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Butterflies live throughout the world and many varieties inhabit the Laurel Lake area. Butterflies are similar to moths, butthey differ in four primary ways: (1) Butterflies have knobs on the ends of their antennae, but most moths don't have knobs; (2) Most butterfliesfly during the day while most moths fly at night; (3) Most butterflies rest with their wings together over their backs, but moths rest withtheir wings stretched out; and (4) Most butterflies have slim, hairless bodies, while most moths have plump, hairy bodies.

Both butterflies and moths make up an insect group named Lepidoptera.

The butterfly has 4 stages to its life. These stages of development are the egg, larva, pupa, and adult.

The butterflies' eggs are very tiny and almost invisible. Following mating, the female lays eggs on plants that will provide offspring with food once they hatch. While laying eggs, the female fertilizesthe eggs with sperm she has stored in her body after mating.

The larva or caterpillar hatches and begins eating immediately. Iteats the shell of the egg that held it and then starts eating greenplants. A caterpillars body has 14 segments. The first segment is the head. The next 3 segments make up the thorax. The last 10 segments make up the abdomen.

The larva stage lasts 2 weeks.

Once a caterpillar reaches its full growth it is ready to begin the next stage of its existence, the pupa stage. To get ready for this stage, the butterfly finds a shelter, usually a leaf, and deposits a sticky substance from its spinneret. This liquid hardens.The exoskeleton begins to split near the head and the pupa comes outof the exoskeleton. At first, the pupa is soft but gradually a hard shell forms over it. The pupa is sometimes called chrysalis. The pupa appears to be lifeless, but is actually changing into a butterfly. Thepupa stage varies according to species, ranging from a few days to a year or more.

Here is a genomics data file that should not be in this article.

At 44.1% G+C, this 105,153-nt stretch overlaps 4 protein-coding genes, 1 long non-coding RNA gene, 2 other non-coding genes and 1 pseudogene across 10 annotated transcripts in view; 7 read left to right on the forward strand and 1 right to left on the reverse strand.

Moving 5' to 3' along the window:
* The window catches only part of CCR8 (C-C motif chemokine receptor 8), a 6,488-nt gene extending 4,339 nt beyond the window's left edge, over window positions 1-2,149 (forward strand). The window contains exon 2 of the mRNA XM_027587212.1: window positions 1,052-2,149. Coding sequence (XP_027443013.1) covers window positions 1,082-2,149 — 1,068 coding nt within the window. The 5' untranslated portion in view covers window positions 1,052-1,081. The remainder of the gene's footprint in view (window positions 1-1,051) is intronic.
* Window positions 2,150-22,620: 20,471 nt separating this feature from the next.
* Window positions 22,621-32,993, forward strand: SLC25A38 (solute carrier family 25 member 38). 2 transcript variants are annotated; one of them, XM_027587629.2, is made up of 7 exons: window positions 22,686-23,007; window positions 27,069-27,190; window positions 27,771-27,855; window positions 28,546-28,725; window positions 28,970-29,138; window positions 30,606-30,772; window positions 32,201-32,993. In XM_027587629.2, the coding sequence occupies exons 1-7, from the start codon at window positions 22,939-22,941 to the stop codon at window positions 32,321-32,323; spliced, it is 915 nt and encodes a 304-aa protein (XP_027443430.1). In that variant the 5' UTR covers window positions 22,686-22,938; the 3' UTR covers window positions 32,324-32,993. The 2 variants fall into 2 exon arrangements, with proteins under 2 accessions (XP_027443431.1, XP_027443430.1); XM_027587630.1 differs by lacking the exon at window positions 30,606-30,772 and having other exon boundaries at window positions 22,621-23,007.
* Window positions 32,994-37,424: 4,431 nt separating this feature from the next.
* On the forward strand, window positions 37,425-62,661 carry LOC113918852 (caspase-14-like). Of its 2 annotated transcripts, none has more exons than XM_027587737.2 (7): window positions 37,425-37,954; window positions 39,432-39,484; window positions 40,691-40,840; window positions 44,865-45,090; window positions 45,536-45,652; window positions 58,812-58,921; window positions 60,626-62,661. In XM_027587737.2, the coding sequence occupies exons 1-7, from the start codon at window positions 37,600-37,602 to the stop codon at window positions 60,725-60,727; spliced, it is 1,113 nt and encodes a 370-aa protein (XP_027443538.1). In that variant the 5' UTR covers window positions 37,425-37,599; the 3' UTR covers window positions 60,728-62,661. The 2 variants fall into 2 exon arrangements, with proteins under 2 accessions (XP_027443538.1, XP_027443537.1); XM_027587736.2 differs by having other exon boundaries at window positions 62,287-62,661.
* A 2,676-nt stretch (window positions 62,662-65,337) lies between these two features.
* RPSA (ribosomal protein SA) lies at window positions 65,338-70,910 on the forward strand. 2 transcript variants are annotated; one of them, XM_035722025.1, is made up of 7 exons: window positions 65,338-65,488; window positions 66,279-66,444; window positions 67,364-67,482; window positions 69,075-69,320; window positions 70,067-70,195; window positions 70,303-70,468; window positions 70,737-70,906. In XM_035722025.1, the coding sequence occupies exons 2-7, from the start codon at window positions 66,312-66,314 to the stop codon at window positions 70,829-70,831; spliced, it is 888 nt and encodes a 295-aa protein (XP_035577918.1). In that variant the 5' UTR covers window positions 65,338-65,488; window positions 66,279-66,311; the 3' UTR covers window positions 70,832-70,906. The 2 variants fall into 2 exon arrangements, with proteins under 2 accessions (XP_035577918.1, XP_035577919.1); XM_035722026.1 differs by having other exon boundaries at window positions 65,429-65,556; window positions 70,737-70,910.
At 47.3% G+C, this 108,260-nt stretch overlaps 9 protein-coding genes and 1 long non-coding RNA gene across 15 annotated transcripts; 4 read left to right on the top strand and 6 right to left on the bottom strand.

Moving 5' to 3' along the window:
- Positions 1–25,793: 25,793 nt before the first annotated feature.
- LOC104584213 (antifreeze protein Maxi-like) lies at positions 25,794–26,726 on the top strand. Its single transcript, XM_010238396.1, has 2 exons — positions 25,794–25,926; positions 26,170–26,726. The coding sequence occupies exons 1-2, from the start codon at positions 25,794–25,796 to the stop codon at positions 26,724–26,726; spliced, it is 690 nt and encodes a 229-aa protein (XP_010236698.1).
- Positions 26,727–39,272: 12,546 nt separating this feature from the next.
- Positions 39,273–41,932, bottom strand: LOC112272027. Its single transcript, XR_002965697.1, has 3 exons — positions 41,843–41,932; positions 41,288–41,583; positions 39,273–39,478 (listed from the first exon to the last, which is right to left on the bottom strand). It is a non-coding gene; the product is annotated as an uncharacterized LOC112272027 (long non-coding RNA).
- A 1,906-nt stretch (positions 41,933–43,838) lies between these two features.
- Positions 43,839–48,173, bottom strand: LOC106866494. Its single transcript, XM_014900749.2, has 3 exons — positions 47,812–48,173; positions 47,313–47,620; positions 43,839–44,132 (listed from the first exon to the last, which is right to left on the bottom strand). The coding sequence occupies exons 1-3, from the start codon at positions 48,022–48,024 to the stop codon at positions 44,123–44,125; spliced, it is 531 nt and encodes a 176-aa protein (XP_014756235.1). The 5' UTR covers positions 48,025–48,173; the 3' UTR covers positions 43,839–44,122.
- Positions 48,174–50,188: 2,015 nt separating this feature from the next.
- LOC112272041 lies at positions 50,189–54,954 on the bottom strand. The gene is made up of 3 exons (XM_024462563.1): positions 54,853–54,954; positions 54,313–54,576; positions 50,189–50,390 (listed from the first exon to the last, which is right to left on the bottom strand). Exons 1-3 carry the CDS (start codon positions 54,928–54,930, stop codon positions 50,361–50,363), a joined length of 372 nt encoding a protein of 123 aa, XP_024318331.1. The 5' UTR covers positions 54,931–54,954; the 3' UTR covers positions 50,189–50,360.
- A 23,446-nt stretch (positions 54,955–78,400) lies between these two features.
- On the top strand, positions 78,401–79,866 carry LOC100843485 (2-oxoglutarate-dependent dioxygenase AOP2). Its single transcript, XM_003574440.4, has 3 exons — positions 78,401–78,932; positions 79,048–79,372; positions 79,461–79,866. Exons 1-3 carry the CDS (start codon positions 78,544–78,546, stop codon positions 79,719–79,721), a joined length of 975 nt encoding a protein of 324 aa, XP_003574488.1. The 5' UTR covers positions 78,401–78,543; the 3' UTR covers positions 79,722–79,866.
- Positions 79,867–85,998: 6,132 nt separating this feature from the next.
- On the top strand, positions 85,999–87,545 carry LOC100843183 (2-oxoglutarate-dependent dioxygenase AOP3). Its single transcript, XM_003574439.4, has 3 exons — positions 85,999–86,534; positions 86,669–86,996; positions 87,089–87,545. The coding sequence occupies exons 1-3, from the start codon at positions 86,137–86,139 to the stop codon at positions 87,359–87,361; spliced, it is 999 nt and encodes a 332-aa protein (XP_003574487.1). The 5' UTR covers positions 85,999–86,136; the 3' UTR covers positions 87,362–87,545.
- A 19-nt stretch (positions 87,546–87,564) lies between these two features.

The adult gives off fluid to help dissolve the covering. The thoraxswells and cracks and the adult emerges from the shell.

The butterfly species found in the Laurel Lake area include: Great Spangled Fritillary, Aphrodite Fritillary, Meadow Fritillary, PearlCrescent, Question Mark, Eastern Comma, Mourning Cloak, American Lady,Red Admiral, Red-spotted Purple, Little Wood Satyr, Common Wood Nymph.Monarch, Silver-spotted Skipper, Peck's Skipper, Tawny-edged Skipper,Long Dash, Little Glassywing, Hobomok Skipper, Dun Skipper, PipevinaSwallowtail, Zebra Swallowtail, Eastern Tiger Swallotail, West Virginia White, Cabbage Butterfly, Clouded Sulpher, Orange Butterfly, American Copper, Banded Hairtreak, Eastern-tailed Blue, and Spring Azure varieties.